Science

New Technology Monitors Collapsing Glaciers


When a Goodyear blimp–sized chunk of ice fell from a collapsing glacier on the Swiss Alps’ Mount Eiger in 2017, part of the rumble it produced was too low for human ears to detect. But these vibrations held a key to calculating the ice avalanche’s critical characteristics.

Low-frequency sound waves called infrasound that travel great distances through the atmosphere are already used to monitor active volcanoes from afar. Now some researchers in this field have switched focus from fire to ice: dangerous slabs snapping off glaciers. Previous work has analyzed infrasound from snow avalanches but never ice, says Boise State University geophysicist Jeffrey Johnson, who was not involved with the new study but collaborated with the lead author on previous work. “This was different,” Johnson says. “[A signature of] a new material has been detected with infrasound.”

Usually glaciers move far too slowly to generate an infrasound signal, which researchers pick up using detectors that track minute changes in air pressure. But a collapse—a sudden, rapid breaking of ice from the glacier’s main body—is a prolific infrasound producer. Glacial collapses drive ice avalanches, which pose an increasing hazard to people in mountainous regions as rising temperatures weaken large fields of ice. A glacier “can become detached from the ground due to melting, [causing] bigger break-offs,” says University of Florence geologist Emanuele Marchetti, lead author of the new study, published in Geophysical Research Letters. As the hazard grows, scientists seek new ways to monitor and detect such collapses.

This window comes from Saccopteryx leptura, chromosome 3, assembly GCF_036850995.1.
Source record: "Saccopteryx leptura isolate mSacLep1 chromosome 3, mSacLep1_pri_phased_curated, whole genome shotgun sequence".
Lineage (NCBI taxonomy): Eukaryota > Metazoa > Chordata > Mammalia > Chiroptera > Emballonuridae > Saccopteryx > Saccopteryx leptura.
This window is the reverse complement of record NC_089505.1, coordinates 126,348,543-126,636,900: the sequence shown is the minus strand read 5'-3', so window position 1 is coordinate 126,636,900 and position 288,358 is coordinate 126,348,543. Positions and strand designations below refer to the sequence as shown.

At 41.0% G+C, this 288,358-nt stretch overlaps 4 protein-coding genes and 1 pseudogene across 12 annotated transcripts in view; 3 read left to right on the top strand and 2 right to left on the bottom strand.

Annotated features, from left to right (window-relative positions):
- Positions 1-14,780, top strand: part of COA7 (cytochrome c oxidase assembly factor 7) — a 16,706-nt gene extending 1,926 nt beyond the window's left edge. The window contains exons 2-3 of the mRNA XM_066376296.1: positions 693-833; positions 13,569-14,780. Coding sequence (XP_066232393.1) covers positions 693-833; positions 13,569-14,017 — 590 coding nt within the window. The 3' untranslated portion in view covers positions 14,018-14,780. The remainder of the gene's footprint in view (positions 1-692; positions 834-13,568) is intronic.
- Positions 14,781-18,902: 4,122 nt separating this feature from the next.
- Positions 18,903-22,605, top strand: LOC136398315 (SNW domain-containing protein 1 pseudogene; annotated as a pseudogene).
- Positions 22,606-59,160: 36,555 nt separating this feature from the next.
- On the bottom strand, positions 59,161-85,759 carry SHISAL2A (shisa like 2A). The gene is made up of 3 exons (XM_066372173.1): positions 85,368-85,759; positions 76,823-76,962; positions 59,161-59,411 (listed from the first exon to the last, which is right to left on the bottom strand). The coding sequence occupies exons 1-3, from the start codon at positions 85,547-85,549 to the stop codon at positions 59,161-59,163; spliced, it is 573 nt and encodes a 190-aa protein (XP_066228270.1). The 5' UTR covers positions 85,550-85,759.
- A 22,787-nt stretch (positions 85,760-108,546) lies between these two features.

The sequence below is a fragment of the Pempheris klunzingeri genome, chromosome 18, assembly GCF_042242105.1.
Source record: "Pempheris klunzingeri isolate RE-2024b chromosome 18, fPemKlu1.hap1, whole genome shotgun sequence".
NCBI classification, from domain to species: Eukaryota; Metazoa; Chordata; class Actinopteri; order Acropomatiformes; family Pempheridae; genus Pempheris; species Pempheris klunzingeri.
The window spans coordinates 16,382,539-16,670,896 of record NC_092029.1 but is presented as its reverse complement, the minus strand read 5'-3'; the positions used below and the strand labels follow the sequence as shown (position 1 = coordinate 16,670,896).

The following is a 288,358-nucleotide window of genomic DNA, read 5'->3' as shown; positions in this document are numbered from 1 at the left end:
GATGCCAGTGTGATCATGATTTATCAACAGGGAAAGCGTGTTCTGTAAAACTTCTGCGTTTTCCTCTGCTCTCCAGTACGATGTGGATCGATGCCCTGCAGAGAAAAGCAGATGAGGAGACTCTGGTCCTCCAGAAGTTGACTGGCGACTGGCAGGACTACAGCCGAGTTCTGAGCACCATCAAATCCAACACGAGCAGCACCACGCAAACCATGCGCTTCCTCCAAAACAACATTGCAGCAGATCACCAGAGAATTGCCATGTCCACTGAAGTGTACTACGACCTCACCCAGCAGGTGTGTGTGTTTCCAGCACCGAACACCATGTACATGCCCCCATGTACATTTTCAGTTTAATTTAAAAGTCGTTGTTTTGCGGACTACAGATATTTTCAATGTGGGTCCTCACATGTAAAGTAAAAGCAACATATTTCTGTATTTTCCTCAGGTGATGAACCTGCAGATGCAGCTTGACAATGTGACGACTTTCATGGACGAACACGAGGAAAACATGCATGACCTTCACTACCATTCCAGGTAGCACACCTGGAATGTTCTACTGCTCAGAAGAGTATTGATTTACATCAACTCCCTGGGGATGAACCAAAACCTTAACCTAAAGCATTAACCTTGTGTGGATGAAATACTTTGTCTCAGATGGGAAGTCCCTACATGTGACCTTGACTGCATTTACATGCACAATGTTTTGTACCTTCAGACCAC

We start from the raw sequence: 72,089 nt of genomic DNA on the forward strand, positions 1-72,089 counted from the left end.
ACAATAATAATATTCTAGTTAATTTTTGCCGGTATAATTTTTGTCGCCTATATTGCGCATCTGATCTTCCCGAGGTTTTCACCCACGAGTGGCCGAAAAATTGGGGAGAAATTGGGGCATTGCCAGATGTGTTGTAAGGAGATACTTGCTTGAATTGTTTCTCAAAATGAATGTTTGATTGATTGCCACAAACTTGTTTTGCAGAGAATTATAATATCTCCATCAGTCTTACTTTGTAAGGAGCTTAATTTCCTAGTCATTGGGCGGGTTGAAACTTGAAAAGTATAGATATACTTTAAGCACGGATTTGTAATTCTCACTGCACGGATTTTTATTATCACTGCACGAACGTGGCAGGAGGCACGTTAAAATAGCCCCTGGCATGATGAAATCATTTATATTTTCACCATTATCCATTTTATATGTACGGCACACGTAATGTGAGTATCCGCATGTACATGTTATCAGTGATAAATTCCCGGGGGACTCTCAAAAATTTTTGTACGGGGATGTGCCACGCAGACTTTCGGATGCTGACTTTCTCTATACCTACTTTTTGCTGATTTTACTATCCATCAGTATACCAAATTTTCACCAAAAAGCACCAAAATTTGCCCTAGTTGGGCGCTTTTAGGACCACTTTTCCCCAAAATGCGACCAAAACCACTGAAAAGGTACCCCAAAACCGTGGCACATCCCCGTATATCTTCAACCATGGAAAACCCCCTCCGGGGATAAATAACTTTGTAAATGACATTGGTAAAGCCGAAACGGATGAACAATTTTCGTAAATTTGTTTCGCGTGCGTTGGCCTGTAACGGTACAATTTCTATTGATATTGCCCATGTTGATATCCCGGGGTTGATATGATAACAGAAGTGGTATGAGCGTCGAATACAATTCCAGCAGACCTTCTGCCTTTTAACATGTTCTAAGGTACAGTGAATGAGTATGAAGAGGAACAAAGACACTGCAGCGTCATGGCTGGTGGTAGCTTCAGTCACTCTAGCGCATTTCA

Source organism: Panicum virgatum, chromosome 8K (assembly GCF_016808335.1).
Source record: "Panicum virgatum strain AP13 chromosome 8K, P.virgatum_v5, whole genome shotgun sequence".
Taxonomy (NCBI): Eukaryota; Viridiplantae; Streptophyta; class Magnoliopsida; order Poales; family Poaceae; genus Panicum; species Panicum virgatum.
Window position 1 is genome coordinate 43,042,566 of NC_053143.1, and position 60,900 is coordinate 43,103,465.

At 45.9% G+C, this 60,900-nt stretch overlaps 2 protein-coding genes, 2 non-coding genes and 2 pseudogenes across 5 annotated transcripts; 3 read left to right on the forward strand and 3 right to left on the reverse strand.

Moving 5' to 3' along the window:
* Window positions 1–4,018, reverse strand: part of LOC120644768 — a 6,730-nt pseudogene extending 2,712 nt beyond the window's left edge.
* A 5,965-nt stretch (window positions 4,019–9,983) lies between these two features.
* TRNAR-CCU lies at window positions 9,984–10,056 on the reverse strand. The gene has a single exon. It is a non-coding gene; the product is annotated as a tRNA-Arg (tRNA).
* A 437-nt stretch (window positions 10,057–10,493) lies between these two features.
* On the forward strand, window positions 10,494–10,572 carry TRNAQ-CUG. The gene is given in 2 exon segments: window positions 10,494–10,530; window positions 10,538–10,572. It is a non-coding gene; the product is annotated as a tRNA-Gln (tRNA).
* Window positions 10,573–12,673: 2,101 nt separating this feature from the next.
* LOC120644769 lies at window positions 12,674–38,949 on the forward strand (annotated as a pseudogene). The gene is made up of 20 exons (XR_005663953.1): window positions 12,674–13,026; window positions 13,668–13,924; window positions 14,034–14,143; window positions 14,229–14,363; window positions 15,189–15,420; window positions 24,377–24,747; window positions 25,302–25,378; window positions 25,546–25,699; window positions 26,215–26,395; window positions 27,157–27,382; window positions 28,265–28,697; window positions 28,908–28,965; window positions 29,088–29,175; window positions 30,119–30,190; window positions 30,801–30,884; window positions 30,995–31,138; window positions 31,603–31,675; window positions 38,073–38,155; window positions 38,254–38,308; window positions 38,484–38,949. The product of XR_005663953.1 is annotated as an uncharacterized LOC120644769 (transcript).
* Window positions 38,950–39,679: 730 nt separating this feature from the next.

Researchers often use radar to track ice avalanches, which is precise but expensive and can monitor only one specific location and neighboring avalanche paths. Infrasound, Marchetti says, is cheaper and can detect break-off events around a much broader area as well as multiple avalanches across a mountain. It is challenging, however, to separate a signal into its components (such as traffic noise, individual avalanches and nearby earthquakes) without additional measurements, says ETH Zürich glaciologist Małgorzata Chmiel, who was not involved with the new study. “The model used by Marchetti et al. is a first approximation for this,” she says. By isolating the relevant signal, the model let the researchers monitor an ice avalanche’s speed, trajectory and volume from afar using infrasound.

Marchetti and his colleagues are now working to improve their detectors to pick up more signals across at-risk regions in Europe, and they have set up collaborations around the continent to better understand signals that collapsing glaciers produce. They are also refining their mathematical analysis to tease out each ice cascade’s physical details.


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